Should the Nobel Prize for Literature, the highest international award, be awarded to Salman Rushdie, who has just been the victim of an Islamist attack?
This is the idea launched by Bernard-Henri Lévy.
It’s a good idea, because it would send a clear message to fundamentalists: let’s honor what you hate.
At the same time, it can be considered a bad idea, because normally a literary prize should only be awarded on criteria of literary quality.
But are we really living in “normal times”?
I was very moved reading in JDD (Sunday newspaper) the platform of the French philosopher BHL, who defends Rushdie, his friend for 33 years.
He asks Rushdie to get the Nobel Prize to be awarded in October, although it is known that the finalists have already been chosen since May.
“This writer punished for writing free texts that set free for thirty years deserves reparation,” writes Lévy.
Imagine the masterful message, the symbolic middle finger, the monumental snobbery it would represent if, with great fanfare, we awarded this supreme recognition to Rushdie, the “death row” who lived for 33 years in “a prison without a wall”.
Respond to a fatwa with a “hey, you! Respond to the knife with the pen, to the wave of hate with a wave of love, to respond to violence with recognition, that would be great!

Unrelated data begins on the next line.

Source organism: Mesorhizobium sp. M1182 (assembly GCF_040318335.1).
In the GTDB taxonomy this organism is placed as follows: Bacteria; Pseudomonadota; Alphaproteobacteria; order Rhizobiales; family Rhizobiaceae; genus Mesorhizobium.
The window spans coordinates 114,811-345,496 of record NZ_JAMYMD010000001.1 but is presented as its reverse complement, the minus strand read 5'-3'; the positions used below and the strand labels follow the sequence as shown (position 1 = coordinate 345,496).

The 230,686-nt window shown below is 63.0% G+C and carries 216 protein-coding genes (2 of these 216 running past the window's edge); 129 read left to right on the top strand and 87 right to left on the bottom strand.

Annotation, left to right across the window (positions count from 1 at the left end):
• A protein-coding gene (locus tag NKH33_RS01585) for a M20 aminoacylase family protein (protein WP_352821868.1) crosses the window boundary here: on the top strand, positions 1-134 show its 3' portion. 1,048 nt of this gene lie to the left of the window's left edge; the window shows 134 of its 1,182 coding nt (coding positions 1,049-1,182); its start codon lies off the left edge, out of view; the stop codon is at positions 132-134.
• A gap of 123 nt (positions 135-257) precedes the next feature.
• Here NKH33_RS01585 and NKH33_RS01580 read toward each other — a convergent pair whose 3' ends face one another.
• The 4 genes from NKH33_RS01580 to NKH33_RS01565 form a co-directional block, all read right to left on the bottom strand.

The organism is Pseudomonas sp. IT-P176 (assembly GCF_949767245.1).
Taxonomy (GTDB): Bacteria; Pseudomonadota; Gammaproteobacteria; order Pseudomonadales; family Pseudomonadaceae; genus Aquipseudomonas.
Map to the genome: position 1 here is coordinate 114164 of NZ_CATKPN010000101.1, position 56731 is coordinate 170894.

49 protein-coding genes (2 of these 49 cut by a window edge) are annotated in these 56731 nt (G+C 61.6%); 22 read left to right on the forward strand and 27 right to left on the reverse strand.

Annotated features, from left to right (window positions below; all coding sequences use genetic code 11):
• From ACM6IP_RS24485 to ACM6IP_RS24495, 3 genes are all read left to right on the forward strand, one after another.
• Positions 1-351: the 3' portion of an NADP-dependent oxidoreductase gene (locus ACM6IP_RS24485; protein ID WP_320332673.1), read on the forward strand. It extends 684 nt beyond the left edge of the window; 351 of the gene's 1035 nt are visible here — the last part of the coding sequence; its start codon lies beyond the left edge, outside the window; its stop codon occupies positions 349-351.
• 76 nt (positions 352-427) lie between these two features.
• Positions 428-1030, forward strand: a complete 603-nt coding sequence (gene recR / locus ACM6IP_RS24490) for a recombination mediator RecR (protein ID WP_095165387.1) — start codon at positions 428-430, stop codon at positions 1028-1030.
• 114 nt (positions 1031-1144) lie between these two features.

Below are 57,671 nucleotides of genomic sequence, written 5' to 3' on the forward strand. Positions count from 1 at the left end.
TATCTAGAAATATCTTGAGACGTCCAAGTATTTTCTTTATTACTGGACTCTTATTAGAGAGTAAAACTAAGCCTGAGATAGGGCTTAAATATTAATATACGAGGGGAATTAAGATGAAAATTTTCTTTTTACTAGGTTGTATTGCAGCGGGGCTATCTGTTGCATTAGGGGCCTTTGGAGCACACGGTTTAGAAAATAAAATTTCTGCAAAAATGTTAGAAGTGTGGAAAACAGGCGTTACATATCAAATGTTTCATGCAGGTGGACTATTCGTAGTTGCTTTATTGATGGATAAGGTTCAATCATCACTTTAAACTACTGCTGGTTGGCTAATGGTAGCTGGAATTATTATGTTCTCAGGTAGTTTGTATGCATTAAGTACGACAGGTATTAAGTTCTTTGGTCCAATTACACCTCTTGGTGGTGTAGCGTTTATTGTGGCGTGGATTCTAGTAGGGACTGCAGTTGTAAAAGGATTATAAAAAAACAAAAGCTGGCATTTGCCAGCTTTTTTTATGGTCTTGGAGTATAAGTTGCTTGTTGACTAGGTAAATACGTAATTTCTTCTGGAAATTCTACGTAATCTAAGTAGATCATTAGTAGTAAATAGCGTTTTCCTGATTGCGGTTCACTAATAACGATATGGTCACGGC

At first, I was struggling with this idea of BHL. After all, I wouldn’t want a movie to get an Oscar just because its director is a victim. Except that the case of Rushdie is the symbol of something greater, which affects all creators, which affects all of us.
As Lévy says in his text: “This act of absolute terror which, beyond his stabbed body and his books, is a terror over all books and all words in the world, requires a brilliant response”.
By attacking Rushdie, the fanatics are attacking all the authors of the world. By legitimizing violence against “uncomfortable words”, violence against all authors of “forbidden words” is trivialized.
ALL SENTENCED TO DEATH
After my Monday column on Salman Rushdie, I read some comments that suggest, between the lines, that the author of the satanic verses I had looked for it for a while.
If Rushdie is attacked because of his writings, can you explain to me why the Bataclan spectators were murdered? What had they done to anger the fanatics?
We need to reread what Salman Rushdie said in Philosophy magazine in 2017 …
“The reality is that we all have a fatwa against us. We who want to make use of the freedom of expression, have the possibility of not believing, to lead a free life, to drink a glass of wine on the terraces of cafes and to listen to music; but also all women who do not want to wear the veil or live under the dominion of men… ”, said Salman Rushdie.
“We have all been sentenced to death by fanatics.”
Does the last sentence send shivers down your spine?